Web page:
Separate from the government's rolling stock plan is the procurement of new rolling stock for use on the expanded Thameslink route, which will replace the current units including the Thameslink routes Class 319 units and 377/5s as well as the Great Northern's routes older stock. 1300 dual voltage EMU vehicles are planned, which are likely to be delivered in fixed formations operating in either 160m or 240m lengths. The new bid for trains is done on length rather than number of carriages to allow bidders to solve the problems of mass numbers of people leaving/boarding a train in under a minute. 160m is currently the length of an 8 car train and 240m a 12 car train. The new stock is due to enter service from late 2011,[31] with the first being delivered for testing in spring 2011.[32]

All of the Class 377/5 Electrostars used on the Thameslink route now received have full 'First Urban' branding. A full internal refurbishment and deep clean has also successfully been completed on some of the class 321s.[33]


800px 800px


Under privatisation, Thameslink went about refurbishing its units. The Class 319/1s were rebuilt by Railcare Wolverton into the Class 319/3s, which included removing First Class accommodation. These units are used on Thameslink CityMetro services from Luton/St Albans to Wimbledon around the Sutton loop. These units are numbered 319361-319386.

The Class 319/0s it owned were rebuilt into Class 319/4s (with First Class accommodation added) for dedicated use on Thameslink Cityflier services from Bedford to Brighton, and were subsequently renumbered 319421-319460. Since then the fleet had undergone a minor refurbishment and Thameslink also initiated a programme of technical improvements. FCC has continued the refurbishment initiated by Thameslink, although it has altered the cosmetic features to its specifications.

Both WAGN and Thameslink trains are being repainted into FCC livery, a light-blue-to-dark blue shading with pink doors and a striped motif. New blue upholstery, linoleum and carpeting have been fitted, and the onboard lavatories have been repainted. All ex-WAGN trains have now been done, and the Thameslink fleet is nearing completion.


All stations in one day[]

On 25 September 2008 a team of four set out to visit all 105 First Capital Connect railway stations in less than 24 hours for charity.[34]

Ben Huxley (Duty Leader), Lucy Dawson (Sales Assistant), Steve Everett (Revenue Control Officer), and Matt Streeton (Train Running Controller) started their journey on 25 September 2008 at Letchworth Garden City boarding the 06.16 service via Cambridge to King's Lynn. They then headed across to Peterborough then to London King's Cross via Finsbury Park. The team tackled the Thameslink (TL) route starting at St Pancras International via the Wimbledon Loop, down to Brighton and up to Bedford, including services around the Wimbledon Loop in South London. The team then went to Moorgate (which has since closed to Thameslink traffic but still part of the Northern City Line served by First Capital Connect), before arriving back at Letchworth Garden City some 16 hours and 5 minutes later at 22.21 having completed the task.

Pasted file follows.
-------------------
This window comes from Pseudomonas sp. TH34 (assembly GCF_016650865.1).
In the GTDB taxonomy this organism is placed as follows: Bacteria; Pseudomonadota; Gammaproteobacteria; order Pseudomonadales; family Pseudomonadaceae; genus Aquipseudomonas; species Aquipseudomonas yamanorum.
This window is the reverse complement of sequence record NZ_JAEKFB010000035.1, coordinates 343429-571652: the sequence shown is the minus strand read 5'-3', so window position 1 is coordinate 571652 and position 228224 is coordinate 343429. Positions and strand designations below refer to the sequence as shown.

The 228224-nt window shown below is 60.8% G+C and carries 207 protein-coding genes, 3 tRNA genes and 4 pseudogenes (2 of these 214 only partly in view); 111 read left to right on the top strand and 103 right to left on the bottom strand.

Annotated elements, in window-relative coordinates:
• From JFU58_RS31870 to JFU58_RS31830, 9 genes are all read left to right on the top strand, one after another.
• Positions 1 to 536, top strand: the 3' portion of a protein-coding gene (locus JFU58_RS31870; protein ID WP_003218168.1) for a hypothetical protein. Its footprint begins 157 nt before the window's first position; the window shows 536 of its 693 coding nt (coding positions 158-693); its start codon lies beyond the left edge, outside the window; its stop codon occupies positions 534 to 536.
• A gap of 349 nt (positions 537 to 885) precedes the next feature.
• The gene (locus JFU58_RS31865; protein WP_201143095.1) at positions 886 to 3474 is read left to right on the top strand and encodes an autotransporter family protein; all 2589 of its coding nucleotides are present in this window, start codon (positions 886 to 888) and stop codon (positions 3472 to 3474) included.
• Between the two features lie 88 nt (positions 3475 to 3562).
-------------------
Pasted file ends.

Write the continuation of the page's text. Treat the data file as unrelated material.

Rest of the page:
They travelled through seven counties and covered Template:Convert/mi.

See also[]



  1. FCC. We're Improving.
  2. RailStaff (2006-04-06). First Capital Connect links London. Retrieved on 2006-04-10.
  3. DfT (2005-12-13). DfT announces winner of Greater Western and Thameslink/GN franchises. Retrieved on 2007-07-24.
  4. Network Rail (2006-10-18). THE £3.5BN THAMESLINK PROJECT CLEARS MAJOR HURDLE. Archived from the original on 4 March 2007. Retrieved on 2006-11-10.
  5. First Capital Connect. Cambridge Capacity Study.
  6. First Capital Connect. Changes to Capacity Study Timetable Following Consultation (PDF).
  7. Performance breaks all records. First Capital Connect News. Retrieved on 2009-02-16.[dead link]
  8. Template:Cite news
  9. Template:Cite news
  10. Template:Cite news
  11. Disruption FAQ. First Capital Connect (2009-01-24). Retrieved on 2010-01-24.[dead link]
  12. Template:Cite news
  13. Template:Cite news
  14. Adonis warns Thameslink rail operator. Financial Times (2009-01-21). Retrieved on 2010-01-24.
  15. National Passenger Survey Autumn 2009. Passenger Focus (2010-02-04). Retrieved on 2010-05-13.
  17. Template:Cite news
  18. Overcrowded trains are 'shaming Britain'. Evening Standard (2007-03-26). Retrieved on 2009-02-23.
  19. Template:Cite news
  20. Template:Cite news
  21. Template:Cite news
  22. Off Peak Ticket Restrictions. First Capital Connect. Retrieved on 2010-03-14.
  23. FCC Student Connect website
  24. Cambridge News report on Student Connect
  25. Meet the Directors
  28. First Capital Connect (2009-03-05). Rail industry unites to beat delivery failures at train manufacturer. Retrieved on 2009-03-23.[dead link]
  29. Rolling Stock Plan - Indicative Number of Additional Vehicles required by English TOCs by 2014
  31. Department for Transport (2008-04-09). 14,500 extra seats for Thameslink passengers. Archived from the original on 29 April 2008. Retrieved on 2008-04-23.
  32. Today's Railways issue 87
  33. Team visit every First Capital Connect (calling) station in one day). First Capital Connect (25 September 2008).

External links[]

Template:Commons category

Preceded by
Thameslink franchise
Operator of Thameslink/Great Northern franchise
2006 — 2014
Preceded by
West Anglia Great Northern franchise

Template:Use dmy dates

de:First Capital Connect fr:First Capital Connect nl:First Capital Connect ja:ファースト・キャピタル・コネクト no:First Capital Connect pl:First Capital Connect simple:First Capital Connect